despoil

verb

de·​spoil di-ˈspȯi(-ə)l How to pronounce despoil (audio)
despoiled; despoiling; despoils

transitive verb

: to strip of belongings, possessions, or value : pillage
despoiler noun
despoilment noun
Choose the Right Synonym for despoil

ravage, devastate, waste, sack, pillage, despoil mean to lay waste by plundering or destroying.

ravage implies violent often cumulative depredation and destruction.

a hurricane ravaged the coast

devastate implies the complete ruin and desolation of a wide area.

an earthquake devastated the city

waste may imply producing the same result by a slow process rather than sudden and violent action.

years of drought had wasted the area

sack implies carrying off all valuable possessions from a place.

barbarians sacked ancient Rome

pillage implies ruthless plundering at will but without the completeness suggested by sack.

settlements pillaged by Vikings

despoil applies to looting or robbing without suggesting accompanying destruction.

the Nazis despoiled the art museums

Examples of despoil in a Sentence

The landscape has been despoiled by industrial development. the burglars despoiled the art museum in search of treasures they thought they could sell to a fence
Recent Examples on the Web But that hasn’t dissuaded some people in the Middle East and North Africa from doing to rivers what others all over the globe have done to theirs: despoil and deplete them. Mark Jenkins, Washington Post, 29 Sep. 2023 The monument, situated along the Arizona Strip, aims to protect the Grand Canyon from more uranium mining, which Native Americans said would despoil many sacred ancestral sites, leach into aquifers and threaten water supplies. Mark Eddington, The Salt Lake Tribune, 8 Aug. 2023 And on both flanks, the Trust set aside 33 low-lying acres that still contain the potential to despoil the whole place. Developing Governors Island, Curbed, 11 May 2023 Growth in Africa must be clean, both in terms of generating energy and not despoiling the continent’s landscape and natural resources. Jack A. Goldstone, Foreign Affairs, 18 May 2023 In stark contrast to the sensible environmental policies of his Republican predecessors, Watt’s policy enthusiasms included drilling, clear-cutting, despoiling public lands, and shredding environmental regulations. Liza Featherstone, The New Republic, 16 June 2023 This urge to despoil images of the unpopular goes a long way toward explaining why so many statues of Nero lost their heads, said Eric R. Varner, professor of classics and art history at Emory University. Graham Bowley, New York Times, 12 June 2023 Don’t believe the cries that the 5-4 decision will despoil America’s precious wetlands. The Editorial Board, WSJ, 25 May 2023 This remake injects some contemporary misfortune (humans despoil the water, we’re told). Wesley Morris, New York Times, 24 May 2023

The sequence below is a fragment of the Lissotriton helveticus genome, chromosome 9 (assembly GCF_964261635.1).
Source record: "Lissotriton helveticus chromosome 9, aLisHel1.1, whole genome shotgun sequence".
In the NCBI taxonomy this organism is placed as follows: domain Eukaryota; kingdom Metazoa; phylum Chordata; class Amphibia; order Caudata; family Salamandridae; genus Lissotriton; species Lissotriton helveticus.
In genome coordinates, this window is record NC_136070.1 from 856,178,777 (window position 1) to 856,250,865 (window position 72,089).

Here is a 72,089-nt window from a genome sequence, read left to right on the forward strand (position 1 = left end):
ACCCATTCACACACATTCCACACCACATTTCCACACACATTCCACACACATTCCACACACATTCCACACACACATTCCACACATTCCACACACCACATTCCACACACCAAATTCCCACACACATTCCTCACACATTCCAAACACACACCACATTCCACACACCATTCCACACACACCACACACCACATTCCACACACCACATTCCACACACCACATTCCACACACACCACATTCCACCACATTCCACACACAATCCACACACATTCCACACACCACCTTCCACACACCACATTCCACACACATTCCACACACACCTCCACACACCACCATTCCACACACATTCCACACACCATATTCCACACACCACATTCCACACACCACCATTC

These examples are programmatically compiled from various online sources to illustrate current usage of the word 'despoil.' Any opinions expressed in the examples do not represent those of Merriam-Webster or its editors. Send us feedback about these examples.

Word History

Etymology

Middle English despoylen, from Anglo-French despoiller, from Latin despoliare, from de- + spoliare to strip, rob — more at spoil entry 1

First Known Use

14th century, in the meaning defined above

Time Traveler
The first known use of despoil was in the 14th century

Dictionary Entries Near despoil

Cite this Entry

“Despoil.” Merriam-Webster.com Dictionary, Merriam-Webster, https://www.merriam-webster.com/dictionary/despoil. Accessed 14 Apr. 2024.

Kids Definition

despoil

verb
de·​spoil di-ˈspȯil How to pronounce despoil (audio)
: to strip of belongings, possessions, or value : plunder, pillage
despoiler noun
despoilment noun

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